Catie's English Roast Potatoes
Preheat your oven to 450 degrees.
1. Wash and chop 8-10 good sized potatoes into chunks, slices, squares, triangles...whatever you want, as long as they are no bigger than 3 inches.
2. Boil a big ass pot of water and, once it boils, add in your taters. Boil for 4-5 minutes. **Don't let potatoes get to soft or they will fall apart** Noob tip! This is called "par boiling".
2.5 While you do this, take a couple large roasting pans (or jelly roll pans, or cake pans...basically any shallow oven proof dish will do) and cover the bottom in about 1/4 inch oil. Place pans in the oven to get the oil nice and warm while your poatoes boil
3. Dump water and return potatoes to pot. Throw 1/2 a cup of oil in the pot, close the lid and shake what your momma gave you to coat the potatoes in oil.
4. Remove pans with oil from the oven BE CAREFUL FOR THE LOVE OF GOD! and place your coated poatoes in the pans. You can crowd them in there, but make sure none are overlapping.
5. Season with sea salt. You can add a mix of garlic, onion, chilli powder and pepper for spicier potatoes. Return to oven and let cook for at least an hour. Turn potatoes with a spoon (or your bare hands if you're into the whole Johnny Tremain thing) every 15 minutes or so.
6. Once cooked, remove from pans right away and sit out on paper towels to drain extra oil. Serve hot and fresh. They don't reheat well.
OM NOM NOM!
Tips: if they aren't getting crispy, cook longer (duh, but make sure you rotate the pans to avoid non-cookery. IE: switch top and bottom pans if you're using two racks and turn them 90 degrees as well every 20 minutes). I will sacrifice the soldiers in the corners to make sure the middle ones get really crispy. But this is also because I have really crappy pans and the oil flows to the corners instead of being flat.
Enjoy your delicious roast potatoes. Tell Liverpool I miss her.
Sunday, July 12, 2009
Foodie Fights Competition: Pineapple Basil Sorbet on Flambed Rum Pineapples (with toasted crepes and Orange Caramel Sauce)
To begin, I'd like to give out a hearty thanks to the kind fellows at FoodieFights.com for including me as one of the competitors this week.
It was loads of fun and I was terrifically challenged--and ILEARNED THINGS! What an adventure it's been!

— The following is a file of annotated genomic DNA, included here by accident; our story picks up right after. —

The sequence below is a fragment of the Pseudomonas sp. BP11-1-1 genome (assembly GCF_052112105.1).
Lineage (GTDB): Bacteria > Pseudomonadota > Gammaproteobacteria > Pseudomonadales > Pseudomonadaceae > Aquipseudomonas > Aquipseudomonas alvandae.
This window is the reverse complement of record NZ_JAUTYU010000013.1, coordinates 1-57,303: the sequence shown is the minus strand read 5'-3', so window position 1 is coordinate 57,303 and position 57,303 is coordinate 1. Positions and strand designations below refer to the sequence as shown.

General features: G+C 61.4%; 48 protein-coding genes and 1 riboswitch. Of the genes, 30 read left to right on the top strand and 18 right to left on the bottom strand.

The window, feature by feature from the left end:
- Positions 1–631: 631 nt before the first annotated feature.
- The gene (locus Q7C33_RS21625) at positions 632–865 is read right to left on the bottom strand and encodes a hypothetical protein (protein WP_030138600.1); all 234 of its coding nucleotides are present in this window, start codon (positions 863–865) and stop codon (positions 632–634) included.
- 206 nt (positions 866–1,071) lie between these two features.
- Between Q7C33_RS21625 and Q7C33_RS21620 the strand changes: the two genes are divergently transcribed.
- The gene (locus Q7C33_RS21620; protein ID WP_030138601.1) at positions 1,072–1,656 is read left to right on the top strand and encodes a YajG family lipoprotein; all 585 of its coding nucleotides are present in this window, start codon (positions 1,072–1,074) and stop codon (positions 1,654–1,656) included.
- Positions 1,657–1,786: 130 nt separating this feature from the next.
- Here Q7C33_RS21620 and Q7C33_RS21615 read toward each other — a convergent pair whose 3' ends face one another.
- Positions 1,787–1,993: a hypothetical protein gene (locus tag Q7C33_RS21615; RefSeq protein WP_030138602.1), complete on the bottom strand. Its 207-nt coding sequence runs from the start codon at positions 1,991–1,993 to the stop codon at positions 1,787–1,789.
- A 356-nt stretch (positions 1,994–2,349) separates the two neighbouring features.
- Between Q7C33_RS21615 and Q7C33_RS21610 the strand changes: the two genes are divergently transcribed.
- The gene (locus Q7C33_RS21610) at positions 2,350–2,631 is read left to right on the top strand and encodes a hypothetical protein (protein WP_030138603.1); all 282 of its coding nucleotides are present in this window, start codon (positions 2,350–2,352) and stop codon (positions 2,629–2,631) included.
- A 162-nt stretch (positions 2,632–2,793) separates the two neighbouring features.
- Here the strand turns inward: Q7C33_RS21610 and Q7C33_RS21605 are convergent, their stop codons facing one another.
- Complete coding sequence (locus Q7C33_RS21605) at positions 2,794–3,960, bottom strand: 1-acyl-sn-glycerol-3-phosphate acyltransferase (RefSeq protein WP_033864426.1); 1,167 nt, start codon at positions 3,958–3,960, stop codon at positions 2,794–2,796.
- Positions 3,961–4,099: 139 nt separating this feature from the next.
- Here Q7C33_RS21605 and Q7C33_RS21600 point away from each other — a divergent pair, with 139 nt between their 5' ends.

The big reveal:
I chose, for the Pineapple/Basil Foodie Fight, to bring to the arena
Pineapple Basil Sorbet on Flambed Rum Pineapple (with toasted crepes and Orange Caramel Sauce)
(A simple, light, delicious and crazily awesome dessert. Involving basil).
Here we go.
First off, I HATE pineapple. Of all the beautiful amazing adventurous ingredients chosen for this week, I get pineapple.
I debated a lot. Dessert or Dinner? I went through SEVERAL recipes, including pineapple chicken and fritters and a whole bunch of other pineapple-y stuff.
You can find all of those recipes (here).
Then I realized that I was going to (gulp) have to EAT this. So I went with dessert. Live for adventure, right? Special heartfelt thanks to Mom, Mike and Brendan for being the taste testers.
Shut up and tell me how to make this!
Anyway, so I thought...pineapple. Light, fresh, fruity, "delicious"...basil. pizza, pasta, goes well with onions. obviously my next thought was "ice cream".
But seriously---this is delicious. I don't even like pineapple and this is ah-mazing. Trust me on this one. Just give it a try.
Life is an adventure, right? Bonus round: this entire dessert took me less than 3 hours. That's better than a cheesecake and ...4.5 times as healthy. (That's a lie).
I do not own an icecream maker nor have I ever made sorbet. It worked out wonderfully, thanks to some research and a lot of blatant making it up as I went.
You will need:
2 1/2 cups water
1/4 cup sugar
2 apples (I used tart Braeborns and was quite pleased) chopped
2/3 cup pineapple, chopped
1/2 to 2/3 cup basil leaves, finely chopped. (Trust me on this. Just KEEP chopping). I used about 2/3 of a cup and was pleased.
1/2 cup pineapple juice (fresh is best)
3/4 cup lemon juice
1/4 tsp Orange Extract (if you feel like it. i did.)
*note: I tasted this before I added it, and since my pineapples were a little on the tart side (yes, I ate the pineapple), I reduced to 1/2 a cup. Just use your personal preference.
This is actually not as difficult as it would seem. Sorbet is your friend!
1. Boil the sugar and water IN A POT BIG ENOUGH TO HOLD YOUR FRUIT! (oopies).
2. When the water boils, throw in your apples and your pineapple and simmer for 2 minutes.
3. Remove from heat and place HALF of your basil in the pot. Set aside for 15 minutes to let flavors infuse. (Don't you love that word?)
4. Once 15 minutes has elapsed, place the mix into your blender (please note that 1976 called and they want me to give my blender back) and puree until smooth. Hold onto the lid (oopies).